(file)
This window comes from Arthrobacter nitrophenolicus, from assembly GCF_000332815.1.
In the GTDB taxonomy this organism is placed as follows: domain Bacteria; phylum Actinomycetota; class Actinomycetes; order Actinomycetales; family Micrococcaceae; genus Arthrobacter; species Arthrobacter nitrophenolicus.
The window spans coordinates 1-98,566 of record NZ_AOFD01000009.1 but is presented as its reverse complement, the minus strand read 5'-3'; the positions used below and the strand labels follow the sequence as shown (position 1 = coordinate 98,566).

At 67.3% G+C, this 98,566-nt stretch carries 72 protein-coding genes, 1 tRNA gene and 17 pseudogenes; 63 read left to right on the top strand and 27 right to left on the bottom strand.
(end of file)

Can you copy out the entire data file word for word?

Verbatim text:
This window comes from Arthrobacter nitrophenolicus, from assembly GCF_000332815.1.
In the GTDB taxonomy this organism is placed as follows: domain Bacteria; phylum Actinomycetota; class Actinomycetes; order Actinomycetales; family Micrococcaceae; genus Arthrobacter; species Arthrobacter nitrophenolicus.
The window spans coordinates 1-98,566 of record NZ_AOFD01000009.1 but is presented as its reverse complement, the minus strand read 5'-3'; the positions used below and the strand labels follow the sequence as shown (position 1 = coordinate 98,566).

At 67.3% G+C, this 98,566-nt stretch carries 72 protein-coding genes, 1 tRNA gene and 17 pseudogenes; 63 read left to right on the top strand and 27 right to left on the bottom strand.